Billie Tarascio Article


Venue: The Importance on Where to File and When to File

A question that might come up before you begin your divorce process, is where and when do I file? This is a very important question, as where and when you file can impact your overall case. Let’s look at a couple of different scenarios.

SCENARIO 1: Husband and his Wife live in Maricopa County. Wife decides to relocate to Pima County without Husband. Wife has lived in Pima County for 4 months. Husband decides that he would like to file for a divorce. He files his Petition for Dissolution and a Motion for Temporary Orders in Maricopa County on May 1st and serves his Wife on May 2nd. Husband finds out that Wife has filed a Petition for Dissolution in Pima County on April 20th. Wife has not served husband yet. Husband, however, receives a Motion to Appear re Temporary Orders from Pima County. What can Husband do to avoid having his case in Pima County?

SCENARIO 2: Husband and his Wife live in Pinal County. Wife decides to relocate to Maricopa County without Husband. Wife has lived in Maricopa County for 1 month with some friends. Husband files his Petition for Dissolution in Pinal County on April 20th and serves Wife on April 22nd. Wife decides she would like to file a Petition for Dissolution in Maricopa County. She files her Petition on May 1st and serves Husband on May 5th. What County will hear the parties’ case?

In both of these scenarios, two petitions have been filed in different counties. It may seem overwhelming and extremely complicated to you when this happens. How is it possible that you could have TWO divorce cases pending? Don’t worry, you won’t continue to have two cases, but there are some steps you should take to protect yourself.

Arizona Statute §12-401 states, “Actions for dissolution of marriage or legal separation shall be brought in the county in which a petitioner is residing at the time the action is filed.” So how does that work when we have two Petitioners, both residing in a different county?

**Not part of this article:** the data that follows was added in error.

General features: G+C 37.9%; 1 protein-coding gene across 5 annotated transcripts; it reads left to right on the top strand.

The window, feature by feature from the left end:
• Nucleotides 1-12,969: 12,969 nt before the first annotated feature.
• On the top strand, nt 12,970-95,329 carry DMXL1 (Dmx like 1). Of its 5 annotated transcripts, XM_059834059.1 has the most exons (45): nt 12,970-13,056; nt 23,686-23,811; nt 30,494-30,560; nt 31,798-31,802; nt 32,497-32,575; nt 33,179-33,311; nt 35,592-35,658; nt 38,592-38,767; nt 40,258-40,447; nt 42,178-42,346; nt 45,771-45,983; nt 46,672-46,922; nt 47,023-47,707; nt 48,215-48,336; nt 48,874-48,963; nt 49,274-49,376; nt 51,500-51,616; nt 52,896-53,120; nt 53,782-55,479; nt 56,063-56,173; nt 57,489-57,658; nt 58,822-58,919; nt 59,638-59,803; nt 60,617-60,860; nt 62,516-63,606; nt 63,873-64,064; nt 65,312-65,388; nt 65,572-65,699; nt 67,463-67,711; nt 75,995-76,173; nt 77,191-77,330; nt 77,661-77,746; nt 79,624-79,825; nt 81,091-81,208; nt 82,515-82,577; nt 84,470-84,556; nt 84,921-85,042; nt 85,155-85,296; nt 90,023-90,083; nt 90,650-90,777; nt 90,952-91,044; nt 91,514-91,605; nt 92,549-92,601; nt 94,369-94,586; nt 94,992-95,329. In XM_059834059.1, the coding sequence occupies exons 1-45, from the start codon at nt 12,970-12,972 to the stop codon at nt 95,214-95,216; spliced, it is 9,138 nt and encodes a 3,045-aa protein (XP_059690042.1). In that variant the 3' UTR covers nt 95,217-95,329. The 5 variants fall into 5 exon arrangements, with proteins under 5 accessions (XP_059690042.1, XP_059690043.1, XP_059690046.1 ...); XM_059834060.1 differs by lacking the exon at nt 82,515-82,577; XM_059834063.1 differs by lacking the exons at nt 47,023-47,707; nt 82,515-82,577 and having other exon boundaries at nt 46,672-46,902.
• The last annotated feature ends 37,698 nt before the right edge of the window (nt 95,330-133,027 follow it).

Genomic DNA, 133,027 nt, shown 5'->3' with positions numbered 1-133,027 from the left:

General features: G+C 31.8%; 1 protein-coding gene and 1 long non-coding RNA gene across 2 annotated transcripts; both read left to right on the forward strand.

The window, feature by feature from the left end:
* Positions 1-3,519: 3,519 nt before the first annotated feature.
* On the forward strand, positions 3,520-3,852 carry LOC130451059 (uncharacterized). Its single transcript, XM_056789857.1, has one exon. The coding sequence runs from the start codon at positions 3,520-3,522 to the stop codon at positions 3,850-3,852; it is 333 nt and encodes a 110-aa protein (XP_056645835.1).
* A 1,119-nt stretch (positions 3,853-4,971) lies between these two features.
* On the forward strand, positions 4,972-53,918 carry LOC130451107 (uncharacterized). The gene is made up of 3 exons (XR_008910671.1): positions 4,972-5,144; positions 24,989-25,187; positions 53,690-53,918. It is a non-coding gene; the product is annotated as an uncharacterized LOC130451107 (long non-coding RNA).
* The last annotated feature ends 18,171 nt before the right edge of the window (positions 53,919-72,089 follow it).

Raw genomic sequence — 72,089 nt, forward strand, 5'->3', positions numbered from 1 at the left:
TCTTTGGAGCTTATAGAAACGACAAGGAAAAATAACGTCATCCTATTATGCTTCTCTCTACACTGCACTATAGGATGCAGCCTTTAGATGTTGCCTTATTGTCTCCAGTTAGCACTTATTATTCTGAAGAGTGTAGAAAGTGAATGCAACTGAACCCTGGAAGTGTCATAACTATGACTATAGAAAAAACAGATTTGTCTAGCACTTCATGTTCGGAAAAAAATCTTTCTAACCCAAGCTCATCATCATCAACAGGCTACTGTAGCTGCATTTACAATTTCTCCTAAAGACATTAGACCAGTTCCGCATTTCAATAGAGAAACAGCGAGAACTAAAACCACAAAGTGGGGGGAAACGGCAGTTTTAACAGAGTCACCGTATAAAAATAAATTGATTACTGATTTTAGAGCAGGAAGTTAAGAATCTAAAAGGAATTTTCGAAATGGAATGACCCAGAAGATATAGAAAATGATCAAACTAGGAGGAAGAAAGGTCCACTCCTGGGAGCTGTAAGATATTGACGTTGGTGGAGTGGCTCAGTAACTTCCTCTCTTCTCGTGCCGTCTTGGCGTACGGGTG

The best argument here is to prove that the Petitioner does not “reside” in the county where they filed. This can be done by showing that the parties were living in a marital residence in the other county, or that the other party has a job in the other county. This argument may work better in Scenario 2, where Wife was only staying with a friend in Maricopa County for 1 month.

Courts have also used the “first to file rule.” This means in Scenario 1, regardless of Wife not serving the Petition upon Husband, she filed first, and therefore, the divorce case would be held in Pima County. The Judge will likely send a notice to Maricopa County directing them to dismiss Husband’s Petition.

So how does one protect themselves to ensure they get to have their case heard in their County? FILE EARLY! Do not wait if you think there is any possibility that your significant other may file in a different county. Also, do not expect to file in any County where you are just “visiting.” If you plan to file in a County, make sure you are actually residing there.

Contributing Attorney: Billie Tarascio litigates family law and domestic violence cases at Modern Law.


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